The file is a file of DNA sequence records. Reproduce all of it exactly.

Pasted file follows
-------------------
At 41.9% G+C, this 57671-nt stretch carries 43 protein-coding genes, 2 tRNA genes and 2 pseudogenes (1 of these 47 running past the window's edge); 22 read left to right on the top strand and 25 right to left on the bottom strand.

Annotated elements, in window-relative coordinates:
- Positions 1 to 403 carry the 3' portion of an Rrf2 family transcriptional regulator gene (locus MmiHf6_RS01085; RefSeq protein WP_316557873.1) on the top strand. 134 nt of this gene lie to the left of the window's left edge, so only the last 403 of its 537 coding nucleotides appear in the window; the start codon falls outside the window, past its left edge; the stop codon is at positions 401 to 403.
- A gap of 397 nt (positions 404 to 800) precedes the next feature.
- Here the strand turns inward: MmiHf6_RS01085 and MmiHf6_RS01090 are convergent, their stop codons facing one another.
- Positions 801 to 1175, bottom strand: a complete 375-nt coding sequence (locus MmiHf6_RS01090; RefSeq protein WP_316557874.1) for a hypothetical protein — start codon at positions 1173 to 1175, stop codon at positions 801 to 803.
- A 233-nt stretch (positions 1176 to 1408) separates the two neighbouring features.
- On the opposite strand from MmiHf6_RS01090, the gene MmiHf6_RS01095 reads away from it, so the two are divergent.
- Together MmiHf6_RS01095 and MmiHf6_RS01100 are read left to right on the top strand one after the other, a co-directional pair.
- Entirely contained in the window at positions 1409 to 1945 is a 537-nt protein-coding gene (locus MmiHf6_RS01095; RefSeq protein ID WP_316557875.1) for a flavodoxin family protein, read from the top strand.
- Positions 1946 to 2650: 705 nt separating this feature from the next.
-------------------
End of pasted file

At 41.9% G+C, this 57671-nt stretch carries 43 protein-coding genes, 2 tRNA genes and 2 pseudogenes (1 of these 47 running past the window's edge); 22 read left to right on the top strand and 25 right to left on the bottom strand.

Annotated elements, in window-relative coordinates:
- Positions 1 to 403 carry the 3' portion of an Rrf2 family transcriptional regulator gene (locus MmiHf6_RS01085; RefSeq protein WP_316557873.1) on the top strand. 134 nt of this gene lie to the left of the window's left edge, so only the last 403 of its 537 coding nucleotides appear in the window; the start codon falls outside the window, past its left edge; the stop codon is at positions 401 to 403.
- A gap of 397 nt (positions 404 to 800) precedes the next feature.
- Here the strand turns inward: MmiHf6_RS01085 and MmiHf6_RS01090 are convergent, their stop codons facing one another.
- Positions 801 to 1175, bottom strand: a complete 375-nt coding sequence (locus MmiHf6_RS01090; RefSeq protein WP_316557874.1) for a hypothetical protein — start codon at positions 1173 to 1175, stop codon at positions 801 to 803.
- A 233-nt stretch (positions 1176 to 1408) separates the two neighbouring features.
- On the opposite strand from MmiHf6_RS01090, the gene MmiHf6_RS01095 reads away from it, so the two are divergent.
- Together MmiHf6_RS01095 and MmiHf6_RS01100 are read left to right on the top strand one after the other, a co-directional pair.
- Entirely contained in the window at positions 1409 to 1945 is a 537-nt protein-coding gene (locus MmiHf6_RS01095; RefSeq protein ID WP_316557875.1) for a flavodoxin family protein, read from the top strand.
- Positions 1946 to 2650: 705 nt separating this feature from the next.